Double Down On #0’s With Justice League And Sword Of Sorcery On The Wednesday Run – September 19, 2012

The months of August and September of 2011 were two months that, in terms of comic book sales, were owned by DC Comics. With the launch of the company’s “New 52” initiative, many new and/or lapsed comic book readers were enticed to pick up and read the art form again. Even more importantly, many of those readers seemed to have stuck around over the last eleven months.

Some have gone on to say that DC actually saved the floundering comic book industry. I’m not so evangelical in my beliefs, but DC did do good, by and for, a great many people over the last year.

This month, they’re attempting to re-fire what they started in 2011 by publishing a line-wide #0 issue for every title. This particular issue will be a sort of “origin” tale for a superhero or superhero team – a great jumping on point for even more new readers. The issue will also plant seeds for pivotal 2013 storylines. Two such issues stand out this week.


Justice League #0
Written by: Geoff Johns
Illustrated by: Gary Frank
Published by: DC Comics

Justice League, with it’s cast of the most super of superheroes, including Superman, Batman, Wonder Woman, Aquaman, Flash and others, has always been DC’s tent pole series. Over the last year, writer Geoff Johns and artist Jim Lee have produced the Michael Bay version of comics: a little bit of story and a lot of “BOOM!”

Over the last few issues, Justice League has also contained a back-up story, slowly telling the reimagined origin of troubled child Billy Batson – the kid that will eventually become the magical hero known as Captain Marvel. You may know him better as “Shazam!” That’s him on the cover above.

There are many a fan (this one included) that has been waiting a long time to see Captain Marvel take center stage once again – and that’s what happens in this #0 issue: the long-waited-for (well, since the beginning of the New 52 last year) origin of Shazam!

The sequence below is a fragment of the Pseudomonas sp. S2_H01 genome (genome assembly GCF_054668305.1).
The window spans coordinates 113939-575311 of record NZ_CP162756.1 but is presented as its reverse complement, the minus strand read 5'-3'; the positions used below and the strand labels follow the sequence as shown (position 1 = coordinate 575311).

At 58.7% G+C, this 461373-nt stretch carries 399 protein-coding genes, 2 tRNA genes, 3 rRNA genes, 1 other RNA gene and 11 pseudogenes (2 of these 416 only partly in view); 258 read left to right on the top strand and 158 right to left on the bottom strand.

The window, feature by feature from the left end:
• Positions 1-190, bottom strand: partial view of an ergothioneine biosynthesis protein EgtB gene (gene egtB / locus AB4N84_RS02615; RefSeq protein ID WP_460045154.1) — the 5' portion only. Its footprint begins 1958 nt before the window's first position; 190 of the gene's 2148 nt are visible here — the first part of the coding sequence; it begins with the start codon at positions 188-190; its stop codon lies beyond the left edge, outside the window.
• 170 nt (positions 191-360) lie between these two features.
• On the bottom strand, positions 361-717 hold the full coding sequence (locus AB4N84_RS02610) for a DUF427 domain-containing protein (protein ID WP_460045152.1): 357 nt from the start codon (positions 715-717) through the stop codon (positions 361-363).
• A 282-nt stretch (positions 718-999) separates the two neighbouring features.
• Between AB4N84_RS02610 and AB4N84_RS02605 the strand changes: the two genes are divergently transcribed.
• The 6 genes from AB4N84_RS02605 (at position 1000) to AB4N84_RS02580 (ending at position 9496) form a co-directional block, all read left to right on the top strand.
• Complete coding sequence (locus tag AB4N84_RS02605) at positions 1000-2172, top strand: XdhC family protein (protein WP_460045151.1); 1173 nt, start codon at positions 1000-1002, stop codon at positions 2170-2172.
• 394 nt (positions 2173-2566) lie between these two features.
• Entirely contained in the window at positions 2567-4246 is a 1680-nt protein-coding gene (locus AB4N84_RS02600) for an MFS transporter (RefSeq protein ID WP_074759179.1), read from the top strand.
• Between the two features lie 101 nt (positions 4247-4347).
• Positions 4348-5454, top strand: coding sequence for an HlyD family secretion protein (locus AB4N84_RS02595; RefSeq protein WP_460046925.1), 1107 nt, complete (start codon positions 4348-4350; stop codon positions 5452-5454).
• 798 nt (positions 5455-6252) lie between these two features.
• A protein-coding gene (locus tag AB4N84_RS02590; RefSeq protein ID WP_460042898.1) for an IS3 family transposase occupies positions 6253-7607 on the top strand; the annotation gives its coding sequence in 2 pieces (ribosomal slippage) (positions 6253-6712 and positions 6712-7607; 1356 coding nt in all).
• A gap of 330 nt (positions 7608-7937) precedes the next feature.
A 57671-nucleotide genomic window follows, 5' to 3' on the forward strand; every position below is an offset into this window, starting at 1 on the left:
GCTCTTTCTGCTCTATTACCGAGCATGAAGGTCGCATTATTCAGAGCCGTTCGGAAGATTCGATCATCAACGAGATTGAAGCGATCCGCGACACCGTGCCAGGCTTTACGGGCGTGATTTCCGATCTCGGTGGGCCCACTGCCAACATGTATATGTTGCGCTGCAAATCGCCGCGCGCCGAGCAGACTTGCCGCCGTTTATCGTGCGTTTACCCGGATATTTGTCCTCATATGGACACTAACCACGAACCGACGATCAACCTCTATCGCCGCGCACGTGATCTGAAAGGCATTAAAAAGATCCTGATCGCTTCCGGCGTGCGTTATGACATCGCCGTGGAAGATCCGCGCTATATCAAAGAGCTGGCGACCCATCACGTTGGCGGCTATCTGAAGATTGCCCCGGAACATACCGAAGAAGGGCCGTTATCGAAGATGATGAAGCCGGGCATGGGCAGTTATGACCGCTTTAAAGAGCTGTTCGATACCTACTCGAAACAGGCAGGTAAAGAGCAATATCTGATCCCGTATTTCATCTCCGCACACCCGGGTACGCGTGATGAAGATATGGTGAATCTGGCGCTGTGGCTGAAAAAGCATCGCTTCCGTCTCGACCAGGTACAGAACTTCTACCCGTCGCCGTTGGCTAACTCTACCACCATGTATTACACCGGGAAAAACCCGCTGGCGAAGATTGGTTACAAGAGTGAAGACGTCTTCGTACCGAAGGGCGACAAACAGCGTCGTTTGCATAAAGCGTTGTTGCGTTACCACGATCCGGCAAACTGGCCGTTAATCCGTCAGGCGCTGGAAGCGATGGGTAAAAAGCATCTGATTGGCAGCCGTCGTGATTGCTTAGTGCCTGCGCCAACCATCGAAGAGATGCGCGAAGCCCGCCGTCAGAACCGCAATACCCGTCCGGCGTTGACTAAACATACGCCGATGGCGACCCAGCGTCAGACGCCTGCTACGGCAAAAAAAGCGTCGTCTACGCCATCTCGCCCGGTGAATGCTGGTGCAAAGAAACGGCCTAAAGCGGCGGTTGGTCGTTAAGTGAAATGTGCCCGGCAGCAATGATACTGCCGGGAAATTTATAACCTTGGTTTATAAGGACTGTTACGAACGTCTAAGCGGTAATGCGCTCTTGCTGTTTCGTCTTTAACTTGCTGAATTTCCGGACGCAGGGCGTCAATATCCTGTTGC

As a bonus feature, we’ll also get a back-up story that gives the origin of the mysterious character called Pandora. She actually made a cameo appearance in every new first issue published by DC Comics last fall – and plays a major role in the company’s upcoming universe-wide storyline called “Trinity War”.

Yeah. We needs to know. So, you know, make the run and pick this book up!

Sword of Sorcery #0

Written by: Christy Marx and Tony Bedard
Illustrated by: Aaron Lopresti, Matt Ryan and Jesus Saiz
Published by: DC Comics

File this under slightly obscure and quite niche. Back in the early 1980’s, DC Comics published a coming-of-age sword and sorcery series called Amethyst: Princess of Gemworld. Geared more towards young girls, it’s history comprised of a 12-issue limited series, a 16-issue monthly series, an annual, a special and then a 4-issue mini series (illustrated by the wonderful Spanish artist, Esteban Moroto). I, along with a few others, really enjoyed Amethyst back in the day. I think I still have drawings that I made of the various characters lying around here somewhere…

Anyway, Amethyst told the tale of young teenager, Amy Winston, who discovers that she is actually the orphaned princess from the magical Gemworld. On this earth, you see, she’s just a girl. But in the Gemworld universe, she rides flying pegasi, wields a sword and battles the dark Lord Opal and the Lords of Chaos for control of the land.